Kate Adcock, Director of Research and Innovation, Muscular Dystrophy UK, charts the advances over the past decade in muscle-wasting conditions research
As we mark the start of the 2020s, it’s interesting to reflect on the advances we’ve seen in research into muscle-wasting conditions over the past decade – and what the next 10 years might bring.
It’s no exaggeration to say we’re entering a new era for research. And for some muscle-wasting conditions, which affect about 70,000 people in the UK, there are now treatments available. These include Spinraza, a drug for spinal muscular atrophy that last year became the first treatment for the condition to be approved for NHS use in England and Scotland, and Translarna, a medicine for some boys with Duchenne muscular dystrophy.
It’s an exciting time for research, and it’s important we recognise the progress that has been made. But we still have a long way to go because, for most of the 60 rare and ultra-rare muscle-wasting conditions we support, there are currently no treatments. And we won’t stop until we find them.
As research gains momentum, moving us closer to treatments, the demand for clinical trials is increasing. Globally, more than 150 clinical trials for muscle-wasting conditions are taking place, and in the UK the number is growing. This is hugely encouraging, of course – but with some centres struggling to meet demand, we need to examine how we can improve capacity.
We know that some centres have been forced to turn down clinical trials for muscle-wasting conditions because of a lack of infrastructure or expertise. If we do not address these issues, there will be fewer opportunities for patients to be enrolled in clinical trials. And this makes it more difficult to drive research forward.
Clinicians and Physiotherapists
We have already taken steps to improve this. We are working with others to develop a network of researchers across the UK including clinicians and physiotherapists, who will have the skills and capacity to carry out clinical trials across multiple muscle-wasting conditions in children and adults. The National Institute for Health Research (NIHR) and other key stakeholders in England, Scotland and Wales are supporting us by providing sustainable support for these vital roles.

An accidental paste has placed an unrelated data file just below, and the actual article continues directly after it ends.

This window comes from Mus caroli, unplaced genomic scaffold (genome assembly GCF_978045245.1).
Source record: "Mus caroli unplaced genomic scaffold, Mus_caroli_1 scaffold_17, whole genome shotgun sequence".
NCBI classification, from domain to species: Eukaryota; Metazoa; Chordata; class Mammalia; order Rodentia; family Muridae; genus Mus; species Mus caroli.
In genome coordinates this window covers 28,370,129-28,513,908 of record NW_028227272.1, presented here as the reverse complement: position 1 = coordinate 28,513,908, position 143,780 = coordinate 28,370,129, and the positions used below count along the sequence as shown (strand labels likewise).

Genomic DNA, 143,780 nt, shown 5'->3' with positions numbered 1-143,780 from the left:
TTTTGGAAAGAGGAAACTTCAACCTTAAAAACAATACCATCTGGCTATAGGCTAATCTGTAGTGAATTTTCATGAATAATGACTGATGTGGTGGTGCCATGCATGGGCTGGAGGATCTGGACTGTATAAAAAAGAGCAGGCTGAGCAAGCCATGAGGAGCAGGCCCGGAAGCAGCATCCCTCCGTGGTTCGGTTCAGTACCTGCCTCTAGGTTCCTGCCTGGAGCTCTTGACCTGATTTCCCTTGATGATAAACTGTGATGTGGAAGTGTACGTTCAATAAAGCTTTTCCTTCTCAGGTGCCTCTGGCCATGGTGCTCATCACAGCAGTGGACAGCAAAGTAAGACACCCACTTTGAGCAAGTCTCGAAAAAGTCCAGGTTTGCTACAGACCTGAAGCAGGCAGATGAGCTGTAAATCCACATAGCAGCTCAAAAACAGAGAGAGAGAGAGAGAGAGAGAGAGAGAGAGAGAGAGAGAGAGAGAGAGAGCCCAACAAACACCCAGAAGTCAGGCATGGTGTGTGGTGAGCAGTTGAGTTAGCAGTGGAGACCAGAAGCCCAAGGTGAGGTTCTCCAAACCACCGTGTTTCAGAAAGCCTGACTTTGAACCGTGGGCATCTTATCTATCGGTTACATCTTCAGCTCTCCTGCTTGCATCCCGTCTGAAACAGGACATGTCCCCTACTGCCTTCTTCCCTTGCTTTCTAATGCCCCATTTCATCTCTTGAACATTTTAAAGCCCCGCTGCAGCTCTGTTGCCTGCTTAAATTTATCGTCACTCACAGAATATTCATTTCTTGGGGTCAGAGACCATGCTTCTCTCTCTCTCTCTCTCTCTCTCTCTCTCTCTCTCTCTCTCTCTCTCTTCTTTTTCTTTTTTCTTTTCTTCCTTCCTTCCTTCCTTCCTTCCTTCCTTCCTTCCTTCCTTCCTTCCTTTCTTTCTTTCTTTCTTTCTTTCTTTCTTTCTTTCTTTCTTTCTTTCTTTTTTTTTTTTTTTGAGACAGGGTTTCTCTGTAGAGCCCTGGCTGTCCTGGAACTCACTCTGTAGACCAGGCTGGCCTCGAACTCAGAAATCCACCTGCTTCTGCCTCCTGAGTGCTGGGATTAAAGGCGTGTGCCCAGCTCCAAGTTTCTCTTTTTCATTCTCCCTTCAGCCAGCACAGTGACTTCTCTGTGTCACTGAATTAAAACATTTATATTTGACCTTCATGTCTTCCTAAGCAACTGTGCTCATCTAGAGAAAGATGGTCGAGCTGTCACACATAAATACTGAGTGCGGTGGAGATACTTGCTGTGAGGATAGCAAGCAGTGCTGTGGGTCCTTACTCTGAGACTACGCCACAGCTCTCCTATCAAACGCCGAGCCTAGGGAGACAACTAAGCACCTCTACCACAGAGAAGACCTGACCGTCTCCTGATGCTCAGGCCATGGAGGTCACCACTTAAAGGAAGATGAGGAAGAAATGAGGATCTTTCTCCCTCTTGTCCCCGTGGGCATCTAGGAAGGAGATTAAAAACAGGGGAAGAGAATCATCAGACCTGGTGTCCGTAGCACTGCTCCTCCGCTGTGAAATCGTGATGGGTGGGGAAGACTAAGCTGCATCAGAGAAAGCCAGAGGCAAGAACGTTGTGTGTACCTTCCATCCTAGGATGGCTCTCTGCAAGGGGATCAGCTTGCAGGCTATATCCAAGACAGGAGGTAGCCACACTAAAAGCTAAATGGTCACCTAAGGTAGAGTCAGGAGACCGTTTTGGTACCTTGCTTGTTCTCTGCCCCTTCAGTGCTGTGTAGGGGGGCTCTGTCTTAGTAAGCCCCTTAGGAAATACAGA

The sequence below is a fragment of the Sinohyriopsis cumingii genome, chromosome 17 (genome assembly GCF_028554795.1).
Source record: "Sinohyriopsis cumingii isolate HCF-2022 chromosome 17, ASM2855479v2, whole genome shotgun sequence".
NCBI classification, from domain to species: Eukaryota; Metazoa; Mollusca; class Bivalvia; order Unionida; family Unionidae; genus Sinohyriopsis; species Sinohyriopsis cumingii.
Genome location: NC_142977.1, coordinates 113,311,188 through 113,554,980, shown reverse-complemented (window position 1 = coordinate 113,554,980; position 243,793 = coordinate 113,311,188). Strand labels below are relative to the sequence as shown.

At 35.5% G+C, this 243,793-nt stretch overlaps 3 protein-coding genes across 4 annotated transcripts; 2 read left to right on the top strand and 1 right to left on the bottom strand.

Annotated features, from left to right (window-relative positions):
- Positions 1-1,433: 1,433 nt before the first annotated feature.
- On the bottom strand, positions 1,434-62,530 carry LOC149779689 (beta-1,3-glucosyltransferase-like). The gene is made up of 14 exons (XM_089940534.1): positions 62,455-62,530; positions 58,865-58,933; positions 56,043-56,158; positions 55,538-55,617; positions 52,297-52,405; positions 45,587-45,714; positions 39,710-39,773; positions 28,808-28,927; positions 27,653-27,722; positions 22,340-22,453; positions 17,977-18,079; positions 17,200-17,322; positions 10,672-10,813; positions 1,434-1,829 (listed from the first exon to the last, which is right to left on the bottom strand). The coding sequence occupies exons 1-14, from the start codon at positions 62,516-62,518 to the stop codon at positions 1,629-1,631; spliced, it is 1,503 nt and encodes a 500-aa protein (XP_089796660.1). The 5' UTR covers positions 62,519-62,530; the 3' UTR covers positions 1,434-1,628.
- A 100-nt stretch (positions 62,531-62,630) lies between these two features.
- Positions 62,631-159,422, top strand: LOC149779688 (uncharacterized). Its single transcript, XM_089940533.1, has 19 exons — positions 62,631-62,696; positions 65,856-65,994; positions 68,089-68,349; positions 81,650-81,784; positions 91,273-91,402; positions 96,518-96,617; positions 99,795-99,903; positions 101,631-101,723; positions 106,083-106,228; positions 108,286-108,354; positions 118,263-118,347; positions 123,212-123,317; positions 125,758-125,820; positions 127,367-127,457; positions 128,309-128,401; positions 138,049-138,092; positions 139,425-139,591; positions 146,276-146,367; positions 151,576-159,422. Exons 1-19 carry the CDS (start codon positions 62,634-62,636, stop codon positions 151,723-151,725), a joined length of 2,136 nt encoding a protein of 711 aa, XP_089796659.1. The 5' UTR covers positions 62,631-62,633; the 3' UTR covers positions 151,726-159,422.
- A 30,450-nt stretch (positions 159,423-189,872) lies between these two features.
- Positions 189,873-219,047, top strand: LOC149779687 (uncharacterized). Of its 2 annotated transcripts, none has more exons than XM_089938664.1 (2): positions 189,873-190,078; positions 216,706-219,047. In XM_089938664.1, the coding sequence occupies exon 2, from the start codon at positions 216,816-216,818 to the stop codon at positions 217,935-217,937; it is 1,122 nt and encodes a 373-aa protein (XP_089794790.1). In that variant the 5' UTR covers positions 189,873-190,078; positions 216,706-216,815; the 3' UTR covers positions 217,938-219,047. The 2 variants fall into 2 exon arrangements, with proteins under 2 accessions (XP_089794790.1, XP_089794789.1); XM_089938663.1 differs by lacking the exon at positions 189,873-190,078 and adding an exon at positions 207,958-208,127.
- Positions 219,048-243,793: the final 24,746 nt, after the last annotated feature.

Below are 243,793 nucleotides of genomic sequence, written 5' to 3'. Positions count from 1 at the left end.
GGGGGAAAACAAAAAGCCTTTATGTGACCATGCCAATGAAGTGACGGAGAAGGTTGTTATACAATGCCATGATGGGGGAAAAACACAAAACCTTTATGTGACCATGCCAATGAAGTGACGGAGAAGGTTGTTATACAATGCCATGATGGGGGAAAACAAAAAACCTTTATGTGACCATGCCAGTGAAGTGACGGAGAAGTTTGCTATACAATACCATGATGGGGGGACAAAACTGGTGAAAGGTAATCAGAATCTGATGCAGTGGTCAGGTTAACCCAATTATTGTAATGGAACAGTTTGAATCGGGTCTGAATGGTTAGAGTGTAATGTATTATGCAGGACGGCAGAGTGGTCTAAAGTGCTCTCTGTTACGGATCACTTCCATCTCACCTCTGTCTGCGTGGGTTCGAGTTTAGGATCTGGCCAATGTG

On top of this, we have been supporting clinical studies for muscle-wasting conditions through the provision of clinical trial co-ordinators, who oversee the safe management of trials across the UK. Over the course of a year, these co-ordinators helped to set up and run 45 different studies, two-thirds of which tested interventions or treatments.
Collaboration is key
Collaboration is of great importance, not just when it comes to translational research, but in all areas of research. We could never achieve all that we do by working alone and will never find the treatments and cures that are needed if we don’t join forces with others. That doesn’t just include researchers, but also other funders and charities, the National Institute for Health Research (NIHR), the Chief Scientist Office in Scotland – and, of course, people with muscle-wasting conditions and their families and carers.
We have already developed some extraordinary partnerships, such as with the University of Oxford to form the MDUK Oxford Neuromuscular Centre, committing £1 million to drive the development of potential new treatments. In the coming years, we intend to strengthen our existing partnerships and forge new ones.
Funding is vital
And funding is, of course, of great importance. Since 1959, we have invested more than £55 million in high-quality research into muscle-wasting conditions. We will continue to do this to build our understanding of the underlying causes of disease, develop potential treatments and improve the quality of life of people living with muscle-wasting conditions.
Sharing knowledge, too, will help to speed up the production and availability of effective treatments. By supporting research across the world, we link researchers and research projects, accelerate scientific progress and help improve lives as quickly as possible. Technologies developed in this area of research, and others can be applied not only to other muscle-wasting conditions but also to the wider world of medical research.
Every day we work towards a future with effective treatments and cures for all muscle-wasting conditions. We believe this as passionately now as we did when we were established more than 60 years ago, as we move closer to our ultimate goal.
Editor's Recommended Articles
Must Read >> The mechanisms that govern skeletal muscle function